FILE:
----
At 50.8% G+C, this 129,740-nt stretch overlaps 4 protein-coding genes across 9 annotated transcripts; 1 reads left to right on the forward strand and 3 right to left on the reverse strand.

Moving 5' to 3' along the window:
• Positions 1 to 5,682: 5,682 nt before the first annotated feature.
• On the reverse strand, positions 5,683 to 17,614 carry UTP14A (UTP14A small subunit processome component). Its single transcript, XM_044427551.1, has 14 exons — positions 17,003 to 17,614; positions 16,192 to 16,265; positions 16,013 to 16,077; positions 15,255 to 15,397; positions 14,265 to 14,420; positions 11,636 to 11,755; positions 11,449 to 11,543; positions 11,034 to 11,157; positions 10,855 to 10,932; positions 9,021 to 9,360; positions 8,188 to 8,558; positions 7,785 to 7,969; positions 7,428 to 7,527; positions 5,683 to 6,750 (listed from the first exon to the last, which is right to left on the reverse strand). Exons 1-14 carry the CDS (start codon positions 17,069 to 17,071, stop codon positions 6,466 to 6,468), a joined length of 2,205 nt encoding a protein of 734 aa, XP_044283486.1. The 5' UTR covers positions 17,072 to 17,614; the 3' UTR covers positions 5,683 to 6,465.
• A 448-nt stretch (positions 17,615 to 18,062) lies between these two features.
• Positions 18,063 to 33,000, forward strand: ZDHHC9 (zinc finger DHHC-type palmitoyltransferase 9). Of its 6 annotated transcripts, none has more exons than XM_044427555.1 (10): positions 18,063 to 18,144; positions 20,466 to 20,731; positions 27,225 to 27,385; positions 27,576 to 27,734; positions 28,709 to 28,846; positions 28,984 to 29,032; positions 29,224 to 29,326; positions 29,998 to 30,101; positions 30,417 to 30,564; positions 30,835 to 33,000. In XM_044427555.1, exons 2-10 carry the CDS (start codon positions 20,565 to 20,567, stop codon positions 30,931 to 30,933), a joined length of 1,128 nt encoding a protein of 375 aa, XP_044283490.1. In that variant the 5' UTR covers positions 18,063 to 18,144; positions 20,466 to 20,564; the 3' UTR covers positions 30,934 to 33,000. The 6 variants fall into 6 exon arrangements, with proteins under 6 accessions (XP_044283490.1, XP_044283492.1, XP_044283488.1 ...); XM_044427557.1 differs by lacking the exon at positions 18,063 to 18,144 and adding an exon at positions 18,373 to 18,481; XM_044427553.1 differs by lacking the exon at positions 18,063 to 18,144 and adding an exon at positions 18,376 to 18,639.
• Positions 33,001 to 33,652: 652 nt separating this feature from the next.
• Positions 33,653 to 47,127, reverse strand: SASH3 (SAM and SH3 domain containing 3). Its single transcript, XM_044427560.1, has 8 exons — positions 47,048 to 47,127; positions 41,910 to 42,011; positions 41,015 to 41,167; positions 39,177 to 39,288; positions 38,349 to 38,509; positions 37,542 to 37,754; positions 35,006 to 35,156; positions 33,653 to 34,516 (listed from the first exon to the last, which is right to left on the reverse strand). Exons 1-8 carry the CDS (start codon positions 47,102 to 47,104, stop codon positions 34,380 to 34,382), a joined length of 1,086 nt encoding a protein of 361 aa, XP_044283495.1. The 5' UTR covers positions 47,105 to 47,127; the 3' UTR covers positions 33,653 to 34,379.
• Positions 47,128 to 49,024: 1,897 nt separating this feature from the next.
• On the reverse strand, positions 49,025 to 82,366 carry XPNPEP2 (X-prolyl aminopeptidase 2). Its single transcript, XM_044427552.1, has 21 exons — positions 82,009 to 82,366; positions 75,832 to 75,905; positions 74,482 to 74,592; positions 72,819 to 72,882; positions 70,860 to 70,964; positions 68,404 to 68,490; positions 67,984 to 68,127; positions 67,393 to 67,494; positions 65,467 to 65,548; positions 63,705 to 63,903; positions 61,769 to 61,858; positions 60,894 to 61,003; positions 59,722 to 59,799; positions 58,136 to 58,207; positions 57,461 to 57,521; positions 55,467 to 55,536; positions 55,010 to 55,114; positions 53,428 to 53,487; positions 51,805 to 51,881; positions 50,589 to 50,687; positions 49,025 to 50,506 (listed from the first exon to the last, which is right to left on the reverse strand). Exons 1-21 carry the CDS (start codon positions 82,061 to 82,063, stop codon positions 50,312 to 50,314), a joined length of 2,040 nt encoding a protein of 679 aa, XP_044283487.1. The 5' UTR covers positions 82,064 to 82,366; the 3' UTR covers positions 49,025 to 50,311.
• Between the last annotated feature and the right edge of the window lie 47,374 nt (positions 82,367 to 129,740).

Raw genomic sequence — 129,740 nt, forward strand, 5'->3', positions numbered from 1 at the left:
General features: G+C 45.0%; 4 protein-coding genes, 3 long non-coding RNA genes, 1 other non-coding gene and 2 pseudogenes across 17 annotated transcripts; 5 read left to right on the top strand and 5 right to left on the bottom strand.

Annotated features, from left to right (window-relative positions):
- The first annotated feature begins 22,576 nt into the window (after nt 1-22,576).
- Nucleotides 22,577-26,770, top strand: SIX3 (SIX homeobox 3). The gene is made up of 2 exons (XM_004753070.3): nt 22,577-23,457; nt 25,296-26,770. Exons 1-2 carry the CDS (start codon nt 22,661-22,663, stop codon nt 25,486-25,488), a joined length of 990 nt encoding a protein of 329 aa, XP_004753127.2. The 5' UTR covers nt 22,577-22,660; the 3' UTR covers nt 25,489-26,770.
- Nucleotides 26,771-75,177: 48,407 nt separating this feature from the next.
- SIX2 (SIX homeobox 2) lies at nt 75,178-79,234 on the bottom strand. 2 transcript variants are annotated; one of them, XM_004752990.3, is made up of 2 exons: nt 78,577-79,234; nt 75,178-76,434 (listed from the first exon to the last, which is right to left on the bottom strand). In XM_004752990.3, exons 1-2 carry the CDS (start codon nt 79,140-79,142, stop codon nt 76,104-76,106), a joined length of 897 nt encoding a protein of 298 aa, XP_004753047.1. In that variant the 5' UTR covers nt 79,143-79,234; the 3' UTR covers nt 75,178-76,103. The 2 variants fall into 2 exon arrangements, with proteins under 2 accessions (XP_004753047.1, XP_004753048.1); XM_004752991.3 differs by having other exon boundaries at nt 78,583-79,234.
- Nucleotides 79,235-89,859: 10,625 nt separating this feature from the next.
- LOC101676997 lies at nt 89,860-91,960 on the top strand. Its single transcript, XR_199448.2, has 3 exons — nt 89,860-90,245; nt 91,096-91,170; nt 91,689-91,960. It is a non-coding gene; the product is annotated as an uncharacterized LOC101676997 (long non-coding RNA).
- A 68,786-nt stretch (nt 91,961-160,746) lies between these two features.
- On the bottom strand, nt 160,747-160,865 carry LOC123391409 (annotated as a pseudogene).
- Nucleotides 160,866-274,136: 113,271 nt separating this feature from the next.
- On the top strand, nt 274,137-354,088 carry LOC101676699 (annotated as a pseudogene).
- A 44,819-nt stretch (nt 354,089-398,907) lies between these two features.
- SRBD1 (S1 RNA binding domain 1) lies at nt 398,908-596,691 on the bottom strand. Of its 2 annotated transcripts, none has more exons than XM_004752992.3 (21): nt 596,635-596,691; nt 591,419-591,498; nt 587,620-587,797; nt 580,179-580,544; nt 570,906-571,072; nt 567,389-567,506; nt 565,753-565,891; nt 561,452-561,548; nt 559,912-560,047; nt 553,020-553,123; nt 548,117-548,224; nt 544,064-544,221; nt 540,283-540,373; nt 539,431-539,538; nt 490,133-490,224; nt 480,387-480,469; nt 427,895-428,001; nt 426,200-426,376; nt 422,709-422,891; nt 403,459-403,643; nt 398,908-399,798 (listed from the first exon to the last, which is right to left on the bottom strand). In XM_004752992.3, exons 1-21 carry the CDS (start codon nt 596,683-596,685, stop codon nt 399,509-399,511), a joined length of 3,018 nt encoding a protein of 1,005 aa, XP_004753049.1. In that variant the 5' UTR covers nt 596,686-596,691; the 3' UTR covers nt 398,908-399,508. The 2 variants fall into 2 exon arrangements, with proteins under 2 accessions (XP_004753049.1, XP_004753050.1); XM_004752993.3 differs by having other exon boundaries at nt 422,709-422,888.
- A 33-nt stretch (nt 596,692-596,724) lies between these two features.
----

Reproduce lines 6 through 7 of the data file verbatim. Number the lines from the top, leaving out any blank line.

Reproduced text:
• Positions 18,063 to 33,000, forward strand: ZDHHC9 (zinc finger DHHC-type palmitoyltransferase 9). Of its 6 annotated transcripts, none has more exons than XM_044427555.1 (10): positions 18,063 to 18,144; positions 20,466 to 20,731; positions 27,225 to 27,385; positions 27,576 to 27,734; positions 28,709 to 28,846; positions 28,984 to 29,032; positions 29,224 to 29,326; positions 29,998 to 30,101; positions 30,417 to 30,564; positions 30,835 to 33,000. In XM_044427555.1, exons 2-10 carry the CDS (start codon positions 20,565 to 20,567, stop codon positions 30,931 to 30,933), a joined length of 1,128 nt encoding a protein of 375 aa, XP_044283490.1. In that variant the 5' UTR covers positions 18,063 to 18,144; positions 20,466 to 20,564; the 3' UTR covers positions 30,934 to 33,000. The 6 variants fall into 6 exon arrangements, with proteins under 6 accessions (XP_044283490.1, XP_044283492.1, XP_044283488.1 ...); XM_044427557.1 differs by lacking the exon at positions 18,063 to 18,144 and adding an exon at positions 18,373 to 18,481; XM_044427553.1 differs by lacking the exon at positions 18,063 to 18,144 and adding an exon at positions 18,376 to 18,639.
• Positions 33,001 to 33,652: 652 nt separating this feature from the next.